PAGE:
ZK: We also like a lot of the same things. We respond to things similarly. I don’t feel like my work as a writer bleeds over into what I choose. If anything, I feel like I would try to choose films that are different from the ones that I want to write just because I try to have a broader and more interesting artistic experience. The heart wants what it wants.
As a first-time director, what was the first day of shooting like?
JL: The first day? The whole thing feels like there were birds chirping around me and that everything was like, “Oh, your dreams are coming true.” Not that there weren’t moments of extreme stress, because there definitely were, but in general, I just felt really grateful everyday that this was actually happening. It just didn’t feel real.
ZK: Fun fact: we were shooting all the twin stuff first, so the first 10 days were pretty intense. We were in Piru [California], which was in the middle of nowhere.
JL: Staying in a hotel was the tough part. We weren’t at home.
ZK: That was the hardest part, then we were done in Piru and done with the twins and I remember [Jenee] coming out of it being like, “The rest is easy! It’s going to be a breeze.”
JL: Yeah, there’s that feeling. I’m glad that we did that when we had the most energy.
If you did the twins stuff first, did that actually help with developing Laurel as she gets a taste of freedom?
ZK: Yeah, it did. I remember being sad that once we were done in Piru, there was no more Audrey. I remember feeling really weird about that and also that I really enjoyed playing Audrey.
I don’t want to spoil one of the climactic moments in the film, but there’s a scene late in the film where Laurel’s father (played by John Carroll Lynch) shows his affection physically. It would seem so easy to fill that scene with dialogue, but you find a solution that’s graceful. How was that achieved?
JL: I love that moment. That’s one of my favorite moments in the movie and that was something that [John] came up with. In the script, he struck her. He hit her in that moment and John is this imposing guy. He’s like 6’4” and Zoe is very petite. He’s like, “I can’t hit her because I would kill her.” I was like, “Yes. You’re not going to hit her. That doesn’t fit in the tone of this film.” It’s like, why is that even in the script? I don’t know. He’s like, “Let me show you this thing…” Zoe was getting ready and her body double was there. He’s like, “I’m going to try it on Katherine [Macanufo, the body double].” He lifted her up and it took my breath away.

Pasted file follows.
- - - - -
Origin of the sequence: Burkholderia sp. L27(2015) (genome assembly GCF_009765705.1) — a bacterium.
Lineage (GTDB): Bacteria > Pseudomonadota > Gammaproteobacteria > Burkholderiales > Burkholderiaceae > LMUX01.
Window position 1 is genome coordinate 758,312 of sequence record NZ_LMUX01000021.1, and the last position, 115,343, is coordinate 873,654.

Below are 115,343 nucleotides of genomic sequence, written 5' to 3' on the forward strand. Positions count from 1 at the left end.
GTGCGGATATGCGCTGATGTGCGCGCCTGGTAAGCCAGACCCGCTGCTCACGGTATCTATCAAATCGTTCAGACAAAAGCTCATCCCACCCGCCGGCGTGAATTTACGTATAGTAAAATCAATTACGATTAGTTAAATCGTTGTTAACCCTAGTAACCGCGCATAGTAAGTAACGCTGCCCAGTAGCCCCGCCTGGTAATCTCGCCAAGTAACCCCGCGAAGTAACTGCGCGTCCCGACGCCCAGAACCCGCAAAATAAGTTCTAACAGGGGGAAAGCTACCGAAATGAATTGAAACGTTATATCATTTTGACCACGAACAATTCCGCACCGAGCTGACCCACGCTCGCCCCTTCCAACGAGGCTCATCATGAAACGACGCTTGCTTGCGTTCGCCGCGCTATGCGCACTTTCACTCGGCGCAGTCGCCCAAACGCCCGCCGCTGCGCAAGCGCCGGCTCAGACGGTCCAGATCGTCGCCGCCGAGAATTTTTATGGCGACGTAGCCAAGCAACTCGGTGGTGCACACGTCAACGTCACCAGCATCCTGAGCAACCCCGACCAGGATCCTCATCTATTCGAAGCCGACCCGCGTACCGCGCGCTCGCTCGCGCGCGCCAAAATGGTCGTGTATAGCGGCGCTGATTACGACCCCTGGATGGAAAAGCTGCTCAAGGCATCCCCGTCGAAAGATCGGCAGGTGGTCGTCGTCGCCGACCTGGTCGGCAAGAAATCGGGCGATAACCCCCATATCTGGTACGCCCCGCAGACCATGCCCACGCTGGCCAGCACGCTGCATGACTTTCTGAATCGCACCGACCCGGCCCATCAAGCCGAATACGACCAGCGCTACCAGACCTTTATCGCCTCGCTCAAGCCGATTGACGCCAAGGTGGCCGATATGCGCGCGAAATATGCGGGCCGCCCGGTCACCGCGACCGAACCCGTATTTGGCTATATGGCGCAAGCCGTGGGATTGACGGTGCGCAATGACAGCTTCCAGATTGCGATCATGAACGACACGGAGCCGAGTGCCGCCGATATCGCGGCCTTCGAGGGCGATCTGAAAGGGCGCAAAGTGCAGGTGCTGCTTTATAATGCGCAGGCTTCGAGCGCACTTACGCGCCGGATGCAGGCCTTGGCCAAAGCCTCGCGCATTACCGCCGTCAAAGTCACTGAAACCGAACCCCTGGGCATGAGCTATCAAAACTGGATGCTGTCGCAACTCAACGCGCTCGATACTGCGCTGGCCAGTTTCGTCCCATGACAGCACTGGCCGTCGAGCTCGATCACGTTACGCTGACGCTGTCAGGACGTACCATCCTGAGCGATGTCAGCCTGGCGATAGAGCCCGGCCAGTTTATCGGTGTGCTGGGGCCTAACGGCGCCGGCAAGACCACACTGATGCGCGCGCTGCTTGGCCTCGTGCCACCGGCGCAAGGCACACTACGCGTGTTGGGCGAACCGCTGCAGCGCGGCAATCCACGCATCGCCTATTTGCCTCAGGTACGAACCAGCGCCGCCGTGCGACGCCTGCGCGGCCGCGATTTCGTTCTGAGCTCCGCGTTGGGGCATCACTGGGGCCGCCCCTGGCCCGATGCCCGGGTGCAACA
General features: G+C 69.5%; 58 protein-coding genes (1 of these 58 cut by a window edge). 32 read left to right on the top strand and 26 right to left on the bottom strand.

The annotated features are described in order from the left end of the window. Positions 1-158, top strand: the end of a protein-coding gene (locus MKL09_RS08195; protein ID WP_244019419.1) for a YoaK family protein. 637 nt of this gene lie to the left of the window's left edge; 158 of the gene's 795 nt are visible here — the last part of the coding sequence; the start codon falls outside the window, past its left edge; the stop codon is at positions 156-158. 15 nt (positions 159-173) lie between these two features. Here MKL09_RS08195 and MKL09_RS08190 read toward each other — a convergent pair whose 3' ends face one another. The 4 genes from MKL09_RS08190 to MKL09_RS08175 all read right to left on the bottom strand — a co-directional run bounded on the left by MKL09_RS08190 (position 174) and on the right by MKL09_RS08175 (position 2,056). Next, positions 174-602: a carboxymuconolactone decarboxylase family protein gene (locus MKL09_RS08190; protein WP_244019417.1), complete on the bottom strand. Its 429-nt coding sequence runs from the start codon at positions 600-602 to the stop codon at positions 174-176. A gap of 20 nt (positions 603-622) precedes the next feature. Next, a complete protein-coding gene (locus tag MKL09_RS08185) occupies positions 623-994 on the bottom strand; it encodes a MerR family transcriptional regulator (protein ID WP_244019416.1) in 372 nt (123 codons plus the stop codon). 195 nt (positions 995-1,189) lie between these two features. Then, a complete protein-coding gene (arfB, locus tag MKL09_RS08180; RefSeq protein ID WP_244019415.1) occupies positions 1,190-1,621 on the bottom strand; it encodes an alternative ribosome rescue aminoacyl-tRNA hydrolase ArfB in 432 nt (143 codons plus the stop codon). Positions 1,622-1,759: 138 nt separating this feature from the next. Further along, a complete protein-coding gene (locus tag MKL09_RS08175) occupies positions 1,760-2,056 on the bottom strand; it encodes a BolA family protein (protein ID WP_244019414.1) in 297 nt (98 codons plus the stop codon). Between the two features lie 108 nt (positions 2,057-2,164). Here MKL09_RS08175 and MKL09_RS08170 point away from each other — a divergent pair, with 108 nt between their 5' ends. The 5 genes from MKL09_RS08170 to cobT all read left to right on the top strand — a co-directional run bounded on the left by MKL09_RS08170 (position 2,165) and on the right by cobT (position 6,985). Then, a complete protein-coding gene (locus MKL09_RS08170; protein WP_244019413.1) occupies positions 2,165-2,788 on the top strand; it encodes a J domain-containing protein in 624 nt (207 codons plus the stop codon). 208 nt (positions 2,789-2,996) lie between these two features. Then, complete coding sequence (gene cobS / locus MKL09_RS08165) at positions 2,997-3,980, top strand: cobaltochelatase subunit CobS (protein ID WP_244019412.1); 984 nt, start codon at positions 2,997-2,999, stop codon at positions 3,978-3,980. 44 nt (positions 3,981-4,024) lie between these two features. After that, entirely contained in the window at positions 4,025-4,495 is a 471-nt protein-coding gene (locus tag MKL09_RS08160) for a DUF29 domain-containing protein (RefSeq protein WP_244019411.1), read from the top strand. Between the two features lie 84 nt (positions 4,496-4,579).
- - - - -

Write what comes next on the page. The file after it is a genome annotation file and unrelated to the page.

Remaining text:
When you work with actors that are as talented and brilliant as these actors, those things that they improvise and bring their point of view [to], and that texture of life are those wonderful surprises on set that end up being your favorite part of the movie.
ZK: And I worked with John Carroll Lynch’s wife [Brenda Wehle] when I was in my Broadway debut [2008’s revival of “Come Back, Little Sheba”] so I had known him a tiny bit through her and I felt there was a really natural trust between us very quickly on set, which [Jenee] definitely helped foster. That kind of trust and [Jenee] being open to ideas like that is part of what makes making a movie like this really special. I feel like so much of collaboration is compromise and that the ratio has got to stack up in your favor. As a writer, you’re giving your work away and if you’re getting a return of eight things are better than they were on the page to every two things that you lose, that’s a good ratio.
JL: That is a good ratio.
ZK: I feel like we were around that ratio. There was a real openness and warmth on set that was allowing people to feel empowered to bring their ideas. Which I think is what people say about Francis Ford Coppola, that when he was making “The Godfather.” He was using everyone as a think tank. That’s a little bit of how I felt like on this, which is, in some ways, surprising as a first-time filmmaker and as a writer/director. I think a lot of people would have been much more precious about everything that was on the page. You really had faith that you had brought the right collaborators into the project.
JL: I did. I trusted you guys.
“The Pretty One” opens on February 21st in Los Angeles at the Sundance Sunset 5 and the Edwards University Town Center 6 in Irvine, the AMC River East 21 in Chicago and the AMC Metreon in San Francisco.